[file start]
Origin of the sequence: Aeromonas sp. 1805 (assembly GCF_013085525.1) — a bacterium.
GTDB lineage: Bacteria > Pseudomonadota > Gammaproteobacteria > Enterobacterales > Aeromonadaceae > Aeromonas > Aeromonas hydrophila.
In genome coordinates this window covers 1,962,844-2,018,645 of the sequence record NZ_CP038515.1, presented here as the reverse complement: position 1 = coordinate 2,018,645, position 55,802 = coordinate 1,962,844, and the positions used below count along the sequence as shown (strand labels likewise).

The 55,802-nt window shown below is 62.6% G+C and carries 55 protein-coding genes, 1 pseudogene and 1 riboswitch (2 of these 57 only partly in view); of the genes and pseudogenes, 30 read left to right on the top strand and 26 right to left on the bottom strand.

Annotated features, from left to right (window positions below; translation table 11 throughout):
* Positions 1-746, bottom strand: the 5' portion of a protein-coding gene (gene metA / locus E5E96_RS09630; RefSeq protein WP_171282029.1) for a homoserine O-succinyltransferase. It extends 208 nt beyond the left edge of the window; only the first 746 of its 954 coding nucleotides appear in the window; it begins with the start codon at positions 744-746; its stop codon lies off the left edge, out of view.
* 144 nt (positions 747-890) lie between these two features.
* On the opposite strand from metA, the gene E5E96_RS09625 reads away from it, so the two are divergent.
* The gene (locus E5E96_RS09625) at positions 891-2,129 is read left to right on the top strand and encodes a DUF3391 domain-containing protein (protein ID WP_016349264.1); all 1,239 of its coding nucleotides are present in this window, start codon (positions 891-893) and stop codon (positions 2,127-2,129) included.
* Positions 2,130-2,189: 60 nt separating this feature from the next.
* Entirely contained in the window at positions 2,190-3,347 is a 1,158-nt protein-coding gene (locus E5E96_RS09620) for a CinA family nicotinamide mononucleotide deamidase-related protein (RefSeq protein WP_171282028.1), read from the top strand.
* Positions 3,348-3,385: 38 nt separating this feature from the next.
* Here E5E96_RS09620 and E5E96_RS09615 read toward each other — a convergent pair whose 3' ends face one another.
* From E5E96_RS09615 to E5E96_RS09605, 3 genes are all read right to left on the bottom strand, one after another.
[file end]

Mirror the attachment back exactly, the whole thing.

Origin of the sequence: Aeromonas sp. 1805 (assembly GCF_013085525.1) — a bacterium.
GTDB lineage: Bacteria > Pseudomonadota > Gammaproteobacteria > Enterobacterales > Aeromonadaceae > Aeromonas > Aeromonas hydrophila.
In genome coordinates this window covers 1,962,844-2,018,645 of the sequence record NZ_CP038515.1, presented here as the reverse complement: position 1 = coordinate 2,018,645, position 55,802 = coordinate 1,962,844, and the positions used below count along the sequence as shown (strand labels likewise).

The 55,802-nt window shown below is 62.6% G+C and carries 55 protein-coding genes, 1 pseudogene and 1 riboswitch (2 of these 57 only partly in view); of the genes and pseudogenes, 30 read left to right on the top strand and 26 right to left on the bottom strand.

Annotated features, from left to right (window positions below; translation table 11 throughout):
* Positions 1-746, bottom strand: the 5' portion of a protein-coding gene (gene metA / locus E5E96_RS09630; RefSeq protein WP_171282029.1) for a homoserine O-succinyltransferase. It extends 208 nt beyond the left edge of the window; only the first 746 of its 954 coding nucleotides appear in the window; it begins with the start codon at positions 744-746; its stop codon lies off the left edge, out of view.
* 144 nt (positions 747-890) lie between these two features.
* On the opposite strand from metA, the gene E5E96_RS09625 reads away from it, so the two are divergent.
* The gene (locus E5E96_RS09625) at positions 891-2,129 is read left to right on the top strand and encodes a DUF3391 domain-containing protein (protein ID WP_016349264.1); all 1,239 of its coding nucleotides are present in this window, start codon (positions 891-893) and stop codon (positions 2,127-2,129) included.
* Positions 2,130-2,189: 60 nt separating this feature from the next.
* Entirely contained in the window at positions 2,190-3,347 is a 1,158-nt protein-coding gene (locus E5E96_RS09620) for a CinA family nicotinamide mononucleotide deamidase-related protein (RefSeq protein WP_171282028.1), read from the top strand.
* Positions 3,348-3,385: 38 nt separating this feature from the next.
* Here E5E96_RS09620 and E5E96_RS09615 read toward each other — a convergent pair whose 3' ends face one another.
* From E5E96_RS09615 to E5E96_RS09605, 3 genes are all read right to left on the bottom strand, one after another.